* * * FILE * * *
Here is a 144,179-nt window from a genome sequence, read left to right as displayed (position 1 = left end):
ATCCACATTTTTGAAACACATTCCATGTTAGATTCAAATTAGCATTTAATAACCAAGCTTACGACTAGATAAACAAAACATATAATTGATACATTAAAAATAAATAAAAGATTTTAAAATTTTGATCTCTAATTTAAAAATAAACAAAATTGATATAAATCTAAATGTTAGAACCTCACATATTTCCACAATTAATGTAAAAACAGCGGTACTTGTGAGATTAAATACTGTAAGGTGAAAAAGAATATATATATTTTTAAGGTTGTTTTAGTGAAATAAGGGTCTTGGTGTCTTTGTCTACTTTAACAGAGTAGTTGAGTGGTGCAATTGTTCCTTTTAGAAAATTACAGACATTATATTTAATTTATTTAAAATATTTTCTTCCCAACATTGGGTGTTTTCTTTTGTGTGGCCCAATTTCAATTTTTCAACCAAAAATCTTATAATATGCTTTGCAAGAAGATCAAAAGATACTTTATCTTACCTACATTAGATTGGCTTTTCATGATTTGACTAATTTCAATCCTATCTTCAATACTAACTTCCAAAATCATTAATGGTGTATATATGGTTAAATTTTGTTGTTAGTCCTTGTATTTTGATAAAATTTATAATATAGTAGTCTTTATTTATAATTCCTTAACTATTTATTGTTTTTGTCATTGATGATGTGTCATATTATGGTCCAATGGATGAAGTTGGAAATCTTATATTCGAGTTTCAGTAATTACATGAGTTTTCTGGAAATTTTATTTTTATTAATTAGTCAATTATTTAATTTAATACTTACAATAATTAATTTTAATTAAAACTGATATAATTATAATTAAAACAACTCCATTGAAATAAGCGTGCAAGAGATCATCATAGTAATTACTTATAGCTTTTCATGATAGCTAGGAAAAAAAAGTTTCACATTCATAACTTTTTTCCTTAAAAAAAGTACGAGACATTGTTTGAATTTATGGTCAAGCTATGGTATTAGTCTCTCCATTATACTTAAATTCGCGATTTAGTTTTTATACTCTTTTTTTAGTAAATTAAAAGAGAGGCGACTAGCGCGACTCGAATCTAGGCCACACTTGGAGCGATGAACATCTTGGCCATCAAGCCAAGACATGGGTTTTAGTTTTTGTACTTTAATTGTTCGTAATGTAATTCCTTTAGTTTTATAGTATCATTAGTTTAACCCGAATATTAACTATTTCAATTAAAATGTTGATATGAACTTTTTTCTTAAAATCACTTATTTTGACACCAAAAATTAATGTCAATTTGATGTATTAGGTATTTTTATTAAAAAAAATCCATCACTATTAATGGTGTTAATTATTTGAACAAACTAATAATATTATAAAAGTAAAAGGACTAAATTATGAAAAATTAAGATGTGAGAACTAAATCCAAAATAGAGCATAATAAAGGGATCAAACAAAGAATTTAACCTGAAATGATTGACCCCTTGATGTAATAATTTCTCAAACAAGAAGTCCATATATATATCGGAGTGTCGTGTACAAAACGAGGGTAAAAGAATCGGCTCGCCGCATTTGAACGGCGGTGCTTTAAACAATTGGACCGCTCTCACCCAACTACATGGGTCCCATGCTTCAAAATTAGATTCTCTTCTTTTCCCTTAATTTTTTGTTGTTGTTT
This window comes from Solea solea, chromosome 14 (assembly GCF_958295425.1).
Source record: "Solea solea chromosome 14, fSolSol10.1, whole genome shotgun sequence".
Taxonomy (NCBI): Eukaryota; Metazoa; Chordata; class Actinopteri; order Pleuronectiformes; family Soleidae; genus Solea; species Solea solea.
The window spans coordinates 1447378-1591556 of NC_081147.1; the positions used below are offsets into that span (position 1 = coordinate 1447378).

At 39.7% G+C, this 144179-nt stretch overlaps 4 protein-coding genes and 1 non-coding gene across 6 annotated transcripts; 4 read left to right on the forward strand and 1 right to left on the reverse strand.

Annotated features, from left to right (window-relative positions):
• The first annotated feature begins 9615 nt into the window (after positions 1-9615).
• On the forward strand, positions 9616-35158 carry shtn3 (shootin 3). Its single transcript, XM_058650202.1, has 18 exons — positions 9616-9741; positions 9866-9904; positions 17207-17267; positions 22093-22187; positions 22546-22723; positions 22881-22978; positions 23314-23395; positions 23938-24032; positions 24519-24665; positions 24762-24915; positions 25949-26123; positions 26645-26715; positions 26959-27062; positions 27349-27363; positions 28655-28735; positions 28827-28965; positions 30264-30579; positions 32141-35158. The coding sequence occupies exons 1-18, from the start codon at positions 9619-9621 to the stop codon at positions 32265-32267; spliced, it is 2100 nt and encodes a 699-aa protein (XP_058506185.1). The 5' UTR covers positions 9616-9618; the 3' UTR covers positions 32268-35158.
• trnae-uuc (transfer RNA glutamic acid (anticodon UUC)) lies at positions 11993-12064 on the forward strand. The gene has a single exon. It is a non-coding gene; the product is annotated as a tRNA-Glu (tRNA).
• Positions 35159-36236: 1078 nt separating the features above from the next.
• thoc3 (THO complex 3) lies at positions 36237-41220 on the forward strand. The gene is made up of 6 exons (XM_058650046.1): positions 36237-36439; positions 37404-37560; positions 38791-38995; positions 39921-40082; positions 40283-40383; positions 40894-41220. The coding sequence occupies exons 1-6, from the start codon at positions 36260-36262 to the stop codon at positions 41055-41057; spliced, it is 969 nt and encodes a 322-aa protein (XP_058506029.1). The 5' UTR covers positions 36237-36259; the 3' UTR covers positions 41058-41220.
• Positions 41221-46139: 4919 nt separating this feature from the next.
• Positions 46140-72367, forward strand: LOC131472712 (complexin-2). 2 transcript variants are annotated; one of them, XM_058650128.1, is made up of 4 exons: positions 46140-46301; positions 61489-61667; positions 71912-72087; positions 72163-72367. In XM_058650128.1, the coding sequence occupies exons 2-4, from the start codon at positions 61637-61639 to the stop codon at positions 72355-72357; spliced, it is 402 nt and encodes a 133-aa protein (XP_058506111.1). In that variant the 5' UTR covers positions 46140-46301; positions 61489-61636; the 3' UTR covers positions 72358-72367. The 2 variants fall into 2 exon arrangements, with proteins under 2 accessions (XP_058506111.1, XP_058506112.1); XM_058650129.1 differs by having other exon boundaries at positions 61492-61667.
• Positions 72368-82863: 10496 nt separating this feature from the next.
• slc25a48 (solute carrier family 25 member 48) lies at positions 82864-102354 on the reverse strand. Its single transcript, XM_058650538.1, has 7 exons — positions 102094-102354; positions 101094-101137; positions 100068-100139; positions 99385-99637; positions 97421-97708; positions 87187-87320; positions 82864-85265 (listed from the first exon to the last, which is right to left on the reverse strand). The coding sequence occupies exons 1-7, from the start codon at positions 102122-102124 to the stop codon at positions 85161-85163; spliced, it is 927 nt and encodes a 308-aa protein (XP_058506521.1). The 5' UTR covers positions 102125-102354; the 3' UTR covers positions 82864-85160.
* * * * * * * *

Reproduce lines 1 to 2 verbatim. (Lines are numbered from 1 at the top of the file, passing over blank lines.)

Here is a 144,179-nt window from a genome sequence, read left to right as displayed (position 1 = left end):
ATCCACATTTTTGAAACACATTCCATGTTAGATTCAAATTAGCATTTAATAACCAAGCTTACGACTAGATAAACAAAACATATAATTGATACATTAAAAATAAATAAAAGATTTTAAAATTTTGATCTCTAATTTAAAAATAAACAAAATTGATATAAATCTAAATGTTAGAACCTCACATATTTCCACAATTAATGTAAAAACAGCGGTACTTGTGAGATTAAATACTGTAAGGTGAAAAAGAATATATATATTTTTAAGGTTGTTTTAGTGAAATAAGGGTCTTGGTGTCTTTGTCTACTTTAACAGAGTAGTTGAGTGGTGCAATTGTTCCTTTTAGAAAATTACAGACATTATATTTAATTTATTTAAAATATTTTCTTCCCAACATTGGGTGTTTTCTTTTGTGTGGCCCAATTTCAATTTTTCAACCAAAAATCTTATAATATGCTTTGCAAGAAGATCAAAAGATACTTTATCTTACCTACATTAGATTGGCTTTTCATGATTTGACTAATTTCAATCCTATCTTCAATACTAACTTCCAAAATCATTAATGGTGTATATATGGTTAAATTTTGTTGTTAGTCCTTGTATTTTGATAAAATTTATAATATAGTAGTCTTTATTTATAATTCCTTAACTATTTATTGTTTTTGTCATTGATGATGTGTCATATTATGGTCCAATGGATGAAGTTGGAAATCTTATATTCGAGTTTCAGTAATTACATGAGTTTTCTGGAAATTTTATTTTTATTAATTAGTCAATTATTTAATTTAATACTTACAATAATTAATTTTAATTAAAACTGATATAATTATAATTAAAACAACTCCATTGAAATAAGCGTGCAAGAGATCATCATAGTAATTACTTATAGCTTTTCATGATAGCTAGGAAAAAAAAGTTTCACATTCATAACTTTTTTCCTTAAAAAAAGTACGAGACATTGTTTGAATTTATGGTCAAGCTATGGTATTAGTCTCTCCATTATACTTAAATTCGCGATTTAGTTTTTATACTCTTTTTTTAGTAAATTAAAAGAGAGGCGACTAGCGCGACTCGAATCTAGGCCACACTTGGAGCGATGAACATCTTGGCCATCAAGCCAAGACATGGGTTTTAGTTTTTGTACTTTAATTGTTCGTAATGTAATTCCTTTAGTTTTATAGTATCATTAGTTTAACCCGAATATTAACTATTTCAATTAAAATGTTGATATGAACTTTTTTCTTAAAATCACTTATTTTGACACCAAAAATTAATGTCAATTTGATGTATTAGGTATTTTTATTAAAAAAAATCCATCACTATTAATGGTGTTAATTATTTGAACAAACTAATAATATTATAAAAGTAAAAGGACTAAATTATGAAAAATTAAGATGTGAGAACTAAATCCAAAATAGAGCATAATAAAGGGATCAAACAAAGAATTTAACCTGAAATGATTGACCCCTTGATGTAATAATTTCTCAAACAAGAAGTCCATATATATATCGGAGTGTCGTGTACAAAACGAGGGTAAAAGAATCGGCTCGCCGCATTTGAACGGCGGTGCTTTAAACAATTGGACCGCTCTCACCCAACTACATGGGTCCCATGCTTCAAAATTAGATTCTCTTCTTTTCCCTTAATTTTTTGTTGTTGTTT